One third of China’s land is now largely protected from development under an ecological assessment scheme, a senior official on Monday.
By establishing national parks and restoring ecosystems China has put more than 30% of its territory under protection, according to Zhuang Shaoqin, China’s vice-national resources minister.
China first proposed its “red line” scheme in 2011 to put an end to decades of “irrational development” that had encroached on forests, wetlands and other precious ecosystems.
The figure is in line with a target recommended by the United Nations and supported by more than 100 countries to protect at least 30% of the earth’s land and ocean areas by 2030. China has not yet formally agreed to the target.
The target will be discussed during talks on a new global biodiversity pact set to take place in Montreal in December, which China will lead.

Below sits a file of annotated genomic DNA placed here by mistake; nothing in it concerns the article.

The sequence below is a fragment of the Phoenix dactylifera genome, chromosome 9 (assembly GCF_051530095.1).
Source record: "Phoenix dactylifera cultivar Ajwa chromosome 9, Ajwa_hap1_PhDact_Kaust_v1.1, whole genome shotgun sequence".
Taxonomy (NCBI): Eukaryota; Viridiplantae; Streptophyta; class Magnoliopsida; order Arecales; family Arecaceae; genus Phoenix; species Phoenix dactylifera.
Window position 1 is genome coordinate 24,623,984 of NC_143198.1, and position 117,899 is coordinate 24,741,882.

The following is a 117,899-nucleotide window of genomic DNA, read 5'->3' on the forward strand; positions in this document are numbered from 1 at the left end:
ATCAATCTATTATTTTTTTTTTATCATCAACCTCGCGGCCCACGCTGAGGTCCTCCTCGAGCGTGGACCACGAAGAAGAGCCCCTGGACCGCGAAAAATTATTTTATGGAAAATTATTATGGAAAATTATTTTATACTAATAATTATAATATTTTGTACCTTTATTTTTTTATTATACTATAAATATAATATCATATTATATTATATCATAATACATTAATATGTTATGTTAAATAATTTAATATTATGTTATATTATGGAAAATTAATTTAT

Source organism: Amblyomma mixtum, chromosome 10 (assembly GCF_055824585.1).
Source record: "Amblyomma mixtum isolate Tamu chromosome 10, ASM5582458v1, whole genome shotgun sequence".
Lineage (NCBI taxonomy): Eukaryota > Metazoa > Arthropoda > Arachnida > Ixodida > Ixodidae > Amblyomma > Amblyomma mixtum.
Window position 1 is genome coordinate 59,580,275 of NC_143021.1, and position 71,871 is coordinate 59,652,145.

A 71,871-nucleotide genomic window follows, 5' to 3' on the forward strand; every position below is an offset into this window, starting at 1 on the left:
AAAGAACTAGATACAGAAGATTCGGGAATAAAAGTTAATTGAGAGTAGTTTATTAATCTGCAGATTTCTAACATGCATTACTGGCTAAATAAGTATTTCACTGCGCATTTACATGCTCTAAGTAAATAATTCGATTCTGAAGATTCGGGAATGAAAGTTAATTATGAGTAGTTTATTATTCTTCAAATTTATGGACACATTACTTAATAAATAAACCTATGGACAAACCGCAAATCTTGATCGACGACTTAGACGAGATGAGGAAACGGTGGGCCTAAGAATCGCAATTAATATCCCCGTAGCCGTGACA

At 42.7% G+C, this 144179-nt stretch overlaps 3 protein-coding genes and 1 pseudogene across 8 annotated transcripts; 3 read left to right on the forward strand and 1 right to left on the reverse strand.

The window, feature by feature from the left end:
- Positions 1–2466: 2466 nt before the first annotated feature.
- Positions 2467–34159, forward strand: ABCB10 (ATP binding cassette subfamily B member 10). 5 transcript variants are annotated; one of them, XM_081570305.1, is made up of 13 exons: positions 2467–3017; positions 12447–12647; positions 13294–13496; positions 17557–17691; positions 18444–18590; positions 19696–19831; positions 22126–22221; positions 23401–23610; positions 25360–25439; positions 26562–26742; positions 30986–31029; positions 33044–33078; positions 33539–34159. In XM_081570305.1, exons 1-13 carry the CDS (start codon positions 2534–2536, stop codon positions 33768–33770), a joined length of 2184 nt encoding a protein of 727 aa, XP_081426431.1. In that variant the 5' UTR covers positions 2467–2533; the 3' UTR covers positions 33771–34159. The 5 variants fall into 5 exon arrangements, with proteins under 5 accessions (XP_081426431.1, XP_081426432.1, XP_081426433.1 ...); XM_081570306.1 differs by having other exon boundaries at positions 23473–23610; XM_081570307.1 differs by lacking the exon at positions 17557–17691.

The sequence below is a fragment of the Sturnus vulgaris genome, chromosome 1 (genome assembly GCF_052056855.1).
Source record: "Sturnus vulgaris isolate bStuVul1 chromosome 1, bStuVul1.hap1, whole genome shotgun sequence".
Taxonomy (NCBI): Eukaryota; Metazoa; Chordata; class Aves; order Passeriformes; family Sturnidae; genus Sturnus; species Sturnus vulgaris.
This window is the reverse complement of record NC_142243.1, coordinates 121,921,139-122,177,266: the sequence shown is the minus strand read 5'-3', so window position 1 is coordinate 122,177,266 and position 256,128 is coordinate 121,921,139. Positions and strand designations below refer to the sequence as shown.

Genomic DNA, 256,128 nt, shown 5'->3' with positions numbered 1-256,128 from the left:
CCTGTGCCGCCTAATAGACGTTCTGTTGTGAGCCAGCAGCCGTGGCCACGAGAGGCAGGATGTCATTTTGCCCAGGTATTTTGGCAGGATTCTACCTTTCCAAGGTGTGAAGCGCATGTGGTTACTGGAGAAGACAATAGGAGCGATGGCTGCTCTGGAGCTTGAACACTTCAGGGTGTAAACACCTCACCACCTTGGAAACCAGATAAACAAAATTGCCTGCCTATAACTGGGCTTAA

Across China, authorities have been demolishing houses, workshops and hydropower plants in order to meet their own local “red line” targets, with some also cracking down on farmers for illegally expanding plantations onto protected land.
But critics say the enforcement of the scheme has remained uneven, with governments still authorised to redraw “red lines” if they interfere with major development projects.
The latest policy guidelines published in August said that some human activity would still be permitted inside the red line zones, including the cultivation and logging of commercial forests and the exploration of mineral resources.
China also acknowledged earlier this year that its marine ecosystems remained in relatively poor health, with pollution and habitat destruction still not fully under control.
- Reuters, with additional editing from Alfie Habershon